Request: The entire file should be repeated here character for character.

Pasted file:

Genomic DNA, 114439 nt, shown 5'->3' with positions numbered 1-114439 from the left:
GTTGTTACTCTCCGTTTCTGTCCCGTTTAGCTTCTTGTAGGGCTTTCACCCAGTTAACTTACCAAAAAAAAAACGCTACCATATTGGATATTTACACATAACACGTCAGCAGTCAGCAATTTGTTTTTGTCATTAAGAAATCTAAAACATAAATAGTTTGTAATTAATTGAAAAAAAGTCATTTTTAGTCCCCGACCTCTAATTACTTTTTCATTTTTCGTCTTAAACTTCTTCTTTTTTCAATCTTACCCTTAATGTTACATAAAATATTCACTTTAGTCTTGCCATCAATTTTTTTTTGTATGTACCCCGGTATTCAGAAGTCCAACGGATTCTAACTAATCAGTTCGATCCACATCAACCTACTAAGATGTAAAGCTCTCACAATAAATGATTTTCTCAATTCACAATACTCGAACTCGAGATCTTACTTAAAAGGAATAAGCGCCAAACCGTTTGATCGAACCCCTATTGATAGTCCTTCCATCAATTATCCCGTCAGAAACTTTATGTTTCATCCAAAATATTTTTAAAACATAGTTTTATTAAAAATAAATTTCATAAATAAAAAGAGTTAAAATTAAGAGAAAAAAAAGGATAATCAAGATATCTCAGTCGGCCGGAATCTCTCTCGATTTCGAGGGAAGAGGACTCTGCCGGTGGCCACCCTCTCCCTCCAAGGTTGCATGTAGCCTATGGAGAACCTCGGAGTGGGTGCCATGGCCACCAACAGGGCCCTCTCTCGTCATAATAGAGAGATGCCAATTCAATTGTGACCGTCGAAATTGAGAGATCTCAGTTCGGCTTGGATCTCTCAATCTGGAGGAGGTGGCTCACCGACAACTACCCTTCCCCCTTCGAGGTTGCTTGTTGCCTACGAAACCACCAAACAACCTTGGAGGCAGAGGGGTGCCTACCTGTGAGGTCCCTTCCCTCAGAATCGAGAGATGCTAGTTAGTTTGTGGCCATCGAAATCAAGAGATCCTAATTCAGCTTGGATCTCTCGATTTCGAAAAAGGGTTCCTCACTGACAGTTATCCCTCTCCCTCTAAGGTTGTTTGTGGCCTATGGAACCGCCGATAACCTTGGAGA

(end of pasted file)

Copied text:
Genomic DNA, 114439 nt, shown 5'->3' with positions numbered 1-114439 from the left:
GTTGTTACTCTCCGTTTCTGTCCCGTTTAGCTTCTTGTAGGGCTTTCACCCAGTTAACTTACCAAAAAAAAAACGCTACCATATTGGATATTTACACATAACACGTCAGCAGTCAGCAATTTGTTTTTGTCATTAAGAAATCTAAAACATAAATAGTTTGTAATTAATTGAAAAAAAGTCATTTTTAGTCCCCGACCTCTAATTACTTTTTCATTTTTCGTCTTAAACTTCTTCTTTTTTCAATCTTACCCTTAATGTTACATAAAATATTCACTTTAGTCTTGCCATCAATTTTTTTTTGTATGTACCCCGGTATTCAGAAGTCCAACGGATTCTAACTAATCAGTTCGATCCACATCAACCTACTAAGATGTAAAGCTCTCACAATAAATGATTTTCTCAATTCACAATACTCGAACTCGAGATCTTACTTAAAAGGAATAAGCGCCAAACCGTTTGATCGAACCCCTATTGATAGTCCTTCCATCAATTATCCCGTCAGAAACTTTATGTTTCATCCAAAATATTTTTAAAACATAGTTTTATTAAAAATAAATTTCATAAATAAAAAGAGTTAAAATTAAGAGAAAAAAAAGGATAATCAAGATATCTCAGTCGGCCGGAATCTCTCTCGATTTCGAGGGAAGAGGACTCTGCCGGTGGCCACCCTCTCCCTCCAAGGTTGCATGTAGCCTATGGAGAACCTCGGAGTGGGTGCCATGGCCACCAACAGGGCCCTCTCTCGTCATAATAGAGAGATGCCAATTCAATTGTGACCGTCGAAATTGAGAGATCTCAGTTCGGCTTGGATCTCTCAATCTGGAGGAGGTGGCTCACCGACAACTACCCTTCCCCCTTCGAGGTTGCTTGTTGCCTACGAAACCACCAAACAACCTTGGAGGCAGAGGGGTGCCTACCTGTGAGGTCCCTTCCCTCAGAATCGAGAGATGCTAGTTAGTTTGTGGCCATCGAAATCAAGAGATCCTAATTCAGCTTGGATCTCTCGATTTCGAAAAAGGGTTCCTCACTGACAGTTATCCCTCTCCCTCTAAGGTTGTTTGTGGCCTATGGAACCGCCGATAACCTTGGAGA